The study also assesses the remaining carbon budget before the 1.5°C target is consistently breached over multiple years. At the current emission rate, there’s a 50-percent chance that global warming will consistently exceed 1.5°C in about seven years, though this estimate is subject to significant uncertainties, especially concerning the warming effects of non-CO2 agents.

“The latest CO2 data shows that current efforts are not profound or widespread enough to put global emissions on a downward trajectory towards Net Zero, but some trends in emissions are beginning to budge, showing climate policies can be effective,” says Professor Corinne Le Quéré, Royal Society Research Professor at UEA’s School of Environmental Sciences. “All countries need to decarbonize their economies faster than they are at present to avoid the worse impacts of climate change.”

The report also points out that global emissions from coal, oil, and gas are all expected to rise. Approximately half of all CO2 emissions are absorbed by land and ocean “sinks,” with the remainder contributing to atmospheric climate change. Moreover, global CO2 emissions from fires have been above average this year, exacerbated by an extreme wildfire season in Canada, where emissions were six to eight times higher than average.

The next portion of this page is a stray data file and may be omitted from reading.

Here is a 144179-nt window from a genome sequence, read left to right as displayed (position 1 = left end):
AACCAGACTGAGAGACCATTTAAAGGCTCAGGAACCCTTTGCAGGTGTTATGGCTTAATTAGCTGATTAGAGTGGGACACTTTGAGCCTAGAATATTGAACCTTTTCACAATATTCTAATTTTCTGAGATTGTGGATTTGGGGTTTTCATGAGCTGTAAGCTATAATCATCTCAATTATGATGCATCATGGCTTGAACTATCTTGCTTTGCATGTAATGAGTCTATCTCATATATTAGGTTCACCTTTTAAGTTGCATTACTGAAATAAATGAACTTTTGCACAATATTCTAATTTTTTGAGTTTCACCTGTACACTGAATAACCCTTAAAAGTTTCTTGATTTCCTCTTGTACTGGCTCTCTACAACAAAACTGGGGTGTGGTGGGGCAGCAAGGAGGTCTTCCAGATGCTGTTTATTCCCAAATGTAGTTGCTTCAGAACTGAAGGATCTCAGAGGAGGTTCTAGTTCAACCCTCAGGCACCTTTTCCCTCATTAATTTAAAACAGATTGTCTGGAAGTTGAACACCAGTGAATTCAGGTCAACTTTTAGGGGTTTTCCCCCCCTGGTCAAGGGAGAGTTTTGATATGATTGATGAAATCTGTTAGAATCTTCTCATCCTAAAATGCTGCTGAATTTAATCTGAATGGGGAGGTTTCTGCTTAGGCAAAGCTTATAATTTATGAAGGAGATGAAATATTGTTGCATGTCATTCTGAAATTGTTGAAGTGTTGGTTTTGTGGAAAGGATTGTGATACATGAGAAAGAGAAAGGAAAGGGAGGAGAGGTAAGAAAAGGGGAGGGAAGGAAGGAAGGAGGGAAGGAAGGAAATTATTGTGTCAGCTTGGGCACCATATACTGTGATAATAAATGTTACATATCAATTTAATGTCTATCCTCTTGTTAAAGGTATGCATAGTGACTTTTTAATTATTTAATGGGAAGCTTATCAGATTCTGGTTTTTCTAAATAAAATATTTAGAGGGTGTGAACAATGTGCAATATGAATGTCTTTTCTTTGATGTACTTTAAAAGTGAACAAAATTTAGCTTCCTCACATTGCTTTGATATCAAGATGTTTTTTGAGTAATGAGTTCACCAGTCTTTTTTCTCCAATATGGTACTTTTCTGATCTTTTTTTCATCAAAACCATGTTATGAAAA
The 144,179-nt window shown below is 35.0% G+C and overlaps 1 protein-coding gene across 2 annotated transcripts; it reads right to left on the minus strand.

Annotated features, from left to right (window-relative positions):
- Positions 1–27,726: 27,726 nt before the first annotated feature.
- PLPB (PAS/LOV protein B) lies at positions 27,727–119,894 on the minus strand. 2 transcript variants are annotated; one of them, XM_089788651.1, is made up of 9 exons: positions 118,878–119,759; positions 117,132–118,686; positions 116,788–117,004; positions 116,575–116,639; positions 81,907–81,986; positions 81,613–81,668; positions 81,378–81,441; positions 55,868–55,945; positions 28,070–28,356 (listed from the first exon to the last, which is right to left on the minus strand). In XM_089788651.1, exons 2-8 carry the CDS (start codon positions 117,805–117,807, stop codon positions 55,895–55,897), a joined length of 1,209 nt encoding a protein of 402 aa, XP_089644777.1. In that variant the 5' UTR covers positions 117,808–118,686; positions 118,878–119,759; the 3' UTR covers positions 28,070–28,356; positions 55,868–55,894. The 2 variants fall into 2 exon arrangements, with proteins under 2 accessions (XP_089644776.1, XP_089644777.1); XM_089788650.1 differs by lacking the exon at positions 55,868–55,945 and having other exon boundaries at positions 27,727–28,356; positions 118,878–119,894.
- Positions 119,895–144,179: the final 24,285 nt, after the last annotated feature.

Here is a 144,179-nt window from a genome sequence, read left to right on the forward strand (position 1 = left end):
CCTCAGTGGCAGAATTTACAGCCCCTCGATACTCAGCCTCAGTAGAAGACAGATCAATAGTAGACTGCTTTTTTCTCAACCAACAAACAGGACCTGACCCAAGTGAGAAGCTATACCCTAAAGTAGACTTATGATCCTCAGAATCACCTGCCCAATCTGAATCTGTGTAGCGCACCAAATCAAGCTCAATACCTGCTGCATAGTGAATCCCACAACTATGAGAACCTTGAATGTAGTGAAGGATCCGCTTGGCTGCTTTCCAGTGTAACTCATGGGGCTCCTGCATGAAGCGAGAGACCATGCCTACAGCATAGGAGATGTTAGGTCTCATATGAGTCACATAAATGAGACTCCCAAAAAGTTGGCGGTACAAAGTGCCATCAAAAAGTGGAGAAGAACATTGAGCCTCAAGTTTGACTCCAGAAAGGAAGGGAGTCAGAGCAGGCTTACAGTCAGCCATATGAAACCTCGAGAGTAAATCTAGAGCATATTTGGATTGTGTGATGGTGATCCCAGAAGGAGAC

The study is published in the journal Earth System Science Data.

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South West News Service writer Stephen Beech contributed to this report.

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Comments